When custom luthier Manuel Delgado relocated Delgado Guitars to Nashville 15 years ago, he brought more than just tools, building materials, and a desire to expand his family’s business.
“My dad always included us in anything that was going on with the business,” Delgado says, “Whether it was working with the tools, helping with clients, or meeting with the Los Angeles Museum of Art about exhibits he was helping with. We have a longtime connection with museums and music education programs. I’ve worked with the National Endowment for the Arts, and I’m a Commissioner of the Arts here in Nashville. There’s a lot of overlap between what we do, music education, and community involvement.”
Through three generations, Delgado’s family business has been hand-crafting stringed instruments. From guitars to Irish bouzoukis and ukuleles to vihuelas, Delgado has designed them, made them, and played them. “We don’t make bowed, archtop instruments,” he says, “but otherwise, I don’t think there’s been an instrument I’ve said no to. If somebody comes to us with an idea, we work with them.”
Commitment to quality and adaptability of craft reaches back to Delgado’s great-uncle and grandfather who founded the family business in Torreón, Mexico in 1928, eventually moving it to Juarez, Mexico, and then East Los Angeles. Manuel Delgado was born in L.A. and grew up learning the family business from his father, Candelraio, until he decided to follow a different path as a law enforcement officer — a plan cut short when his father was diagnosed with cancer.
After his father’s death in 1996, Delgado returned to the family trade, eventually relocating to Nashville in 2005 with the encouragement of his wife, singer/songwriter Julie Delgado. Delgado brought his talent, tools, and commitment to community service to the Music City. Settling in the Eastwood neighborhood, he became a leader in the neighborhood watch program and served on the board of the Eastwood Neighborhood Association, as well as dedicating time to many other charitable and community causes. Working with young people through music education soon became his greatest commitment and cause.
“I was very fortunate to have good role models and opportunities, but I grew up with a lot of kids in the Boyle Heights/East L.A. area that did not,” Delgado says. “So we are very strong advocates for education and in particular music education. When my grandfather and great-uncle moved to Los Angeles in the 1950s, ukuleles were very popular, especially in public school programs, so they built ukuleles. We have a long history and a good reputation. When people want to start a school music program and most especially when it’s focused on mariachi music, sooner or later our name comes up.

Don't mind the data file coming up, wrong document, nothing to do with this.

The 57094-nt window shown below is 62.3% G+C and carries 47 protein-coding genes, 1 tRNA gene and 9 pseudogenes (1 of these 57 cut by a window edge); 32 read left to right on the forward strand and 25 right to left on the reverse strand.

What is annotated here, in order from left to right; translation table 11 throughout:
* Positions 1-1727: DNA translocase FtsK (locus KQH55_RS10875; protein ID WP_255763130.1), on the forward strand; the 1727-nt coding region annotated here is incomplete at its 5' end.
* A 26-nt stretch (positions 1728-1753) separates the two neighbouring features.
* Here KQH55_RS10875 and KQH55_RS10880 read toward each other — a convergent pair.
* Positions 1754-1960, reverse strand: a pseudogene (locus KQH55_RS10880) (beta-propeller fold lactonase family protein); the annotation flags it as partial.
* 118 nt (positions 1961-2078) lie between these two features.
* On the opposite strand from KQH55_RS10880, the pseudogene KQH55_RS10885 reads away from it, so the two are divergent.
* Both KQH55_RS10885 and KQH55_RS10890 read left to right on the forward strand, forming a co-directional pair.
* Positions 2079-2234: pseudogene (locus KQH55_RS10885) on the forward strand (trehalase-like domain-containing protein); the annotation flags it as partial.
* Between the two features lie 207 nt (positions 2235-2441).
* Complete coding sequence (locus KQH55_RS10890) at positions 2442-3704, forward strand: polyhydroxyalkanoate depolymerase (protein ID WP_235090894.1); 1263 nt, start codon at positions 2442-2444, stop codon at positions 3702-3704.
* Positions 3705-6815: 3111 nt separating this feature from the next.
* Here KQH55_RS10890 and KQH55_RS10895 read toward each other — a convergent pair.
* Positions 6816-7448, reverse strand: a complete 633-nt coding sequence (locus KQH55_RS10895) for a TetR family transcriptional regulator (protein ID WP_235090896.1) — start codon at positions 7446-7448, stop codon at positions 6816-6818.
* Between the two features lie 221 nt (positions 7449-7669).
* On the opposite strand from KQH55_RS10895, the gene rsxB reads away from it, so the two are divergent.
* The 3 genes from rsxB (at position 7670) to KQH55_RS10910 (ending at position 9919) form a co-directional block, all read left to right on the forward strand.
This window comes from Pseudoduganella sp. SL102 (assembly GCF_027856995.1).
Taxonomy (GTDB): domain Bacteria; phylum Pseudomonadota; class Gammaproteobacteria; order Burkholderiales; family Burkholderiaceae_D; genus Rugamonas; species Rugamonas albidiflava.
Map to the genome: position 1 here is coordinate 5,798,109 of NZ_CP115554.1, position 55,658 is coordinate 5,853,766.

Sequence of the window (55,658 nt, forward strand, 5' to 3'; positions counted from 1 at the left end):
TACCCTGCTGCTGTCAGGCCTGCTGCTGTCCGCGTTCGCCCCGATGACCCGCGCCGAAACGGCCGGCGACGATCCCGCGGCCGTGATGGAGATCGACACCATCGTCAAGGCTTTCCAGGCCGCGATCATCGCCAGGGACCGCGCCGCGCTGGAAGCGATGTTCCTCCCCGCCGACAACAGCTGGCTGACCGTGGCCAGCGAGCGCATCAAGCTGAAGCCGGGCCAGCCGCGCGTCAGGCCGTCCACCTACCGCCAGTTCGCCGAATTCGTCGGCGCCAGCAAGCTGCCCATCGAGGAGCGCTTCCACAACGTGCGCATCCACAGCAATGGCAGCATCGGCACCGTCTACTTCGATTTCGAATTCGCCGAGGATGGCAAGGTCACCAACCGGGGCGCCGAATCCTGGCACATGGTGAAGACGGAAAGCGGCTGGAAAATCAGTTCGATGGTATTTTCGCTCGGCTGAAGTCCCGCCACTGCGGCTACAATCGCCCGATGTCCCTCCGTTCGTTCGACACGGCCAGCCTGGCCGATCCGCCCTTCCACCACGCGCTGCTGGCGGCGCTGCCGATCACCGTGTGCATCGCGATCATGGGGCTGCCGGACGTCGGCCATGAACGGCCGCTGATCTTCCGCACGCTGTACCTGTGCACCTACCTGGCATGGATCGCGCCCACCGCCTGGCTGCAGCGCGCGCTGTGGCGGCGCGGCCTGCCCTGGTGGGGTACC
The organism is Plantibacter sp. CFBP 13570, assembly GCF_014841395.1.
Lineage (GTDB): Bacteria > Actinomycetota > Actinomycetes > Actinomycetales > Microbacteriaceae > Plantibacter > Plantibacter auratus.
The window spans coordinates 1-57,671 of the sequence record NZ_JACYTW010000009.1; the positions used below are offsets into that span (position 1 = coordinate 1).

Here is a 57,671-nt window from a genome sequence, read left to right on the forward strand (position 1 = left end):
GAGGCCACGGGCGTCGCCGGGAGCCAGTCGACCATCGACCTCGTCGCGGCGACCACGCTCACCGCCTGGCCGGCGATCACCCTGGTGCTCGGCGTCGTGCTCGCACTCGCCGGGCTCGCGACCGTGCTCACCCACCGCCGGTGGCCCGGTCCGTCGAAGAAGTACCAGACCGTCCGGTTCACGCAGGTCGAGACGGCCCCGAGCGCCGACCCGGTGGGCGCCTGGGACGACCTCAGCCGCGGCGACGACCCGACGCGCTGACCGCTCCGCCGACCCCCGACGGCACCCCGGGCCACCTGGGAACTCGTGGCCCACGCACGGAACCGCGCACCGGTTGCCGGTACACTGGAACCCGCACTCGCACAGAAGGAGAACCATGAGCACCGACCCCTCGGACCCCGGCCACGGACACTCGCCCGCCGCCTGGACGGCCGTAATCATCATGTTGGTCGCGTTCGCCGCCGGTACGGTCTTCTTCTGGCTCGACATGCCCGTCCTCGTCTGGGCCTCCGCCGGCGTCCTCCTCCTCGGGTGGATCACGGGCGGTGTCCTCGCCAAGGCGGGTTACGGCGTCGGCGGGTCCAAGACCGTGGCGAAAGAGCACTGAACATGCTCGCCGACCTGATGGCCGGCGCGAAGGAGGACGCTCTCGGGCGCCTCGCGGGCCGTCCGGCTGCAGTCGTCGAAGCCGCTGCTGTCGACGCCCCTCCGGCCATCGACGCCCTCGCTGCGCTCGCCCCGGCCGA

With Delgado’s familial and business roots in Mexico, the connection to mariachi music is a natural one. With the spread and growing popularity of Latin culture in the U.S., many school systems have adopted music programs focused on this traditional Mexican form. Regardless of the details, Delgado says his company’s approach to music education remains the same.
“We approach [education sales] from a different angle,” Delgado continues. “Instead of just trying to get the sale, we ask how can we help to either start, grow, or revive a music program. If they want information or contacts, we supply them, and if they decide to order from somebody else, that’s okay. We can leave that situation knowing we’ve done something positive.”
A long-term view has also influenced Delgado’s founding of the Music City Mariachi Festival. Launched in 2018 in partnership with the Nashville Symphony, the annual event features a free concert by a 54-piece Mexican mariachi ensemble. Delgado plans to eventually develop the event into a four-day music festival and educational conference, attracting mariachi students and educators from across the U.S. His commitment to music education and community engagement is at the core of Delgado Guitars.
“We have what would not be considered a good business model by some people,” Delgado observes. “We look for ways to invest in the community without waiting for the community to invest in us. For example, we built the Music Makers stage in our shop, and we do have events that bring in business, but our dream for the space is to rent it out for corporate events, album release parties, or whatever that might be and use the profits from that to do free events for kids — concerts, movies, inspirational speakers and more. I always like to say we’re a small business that does big things.”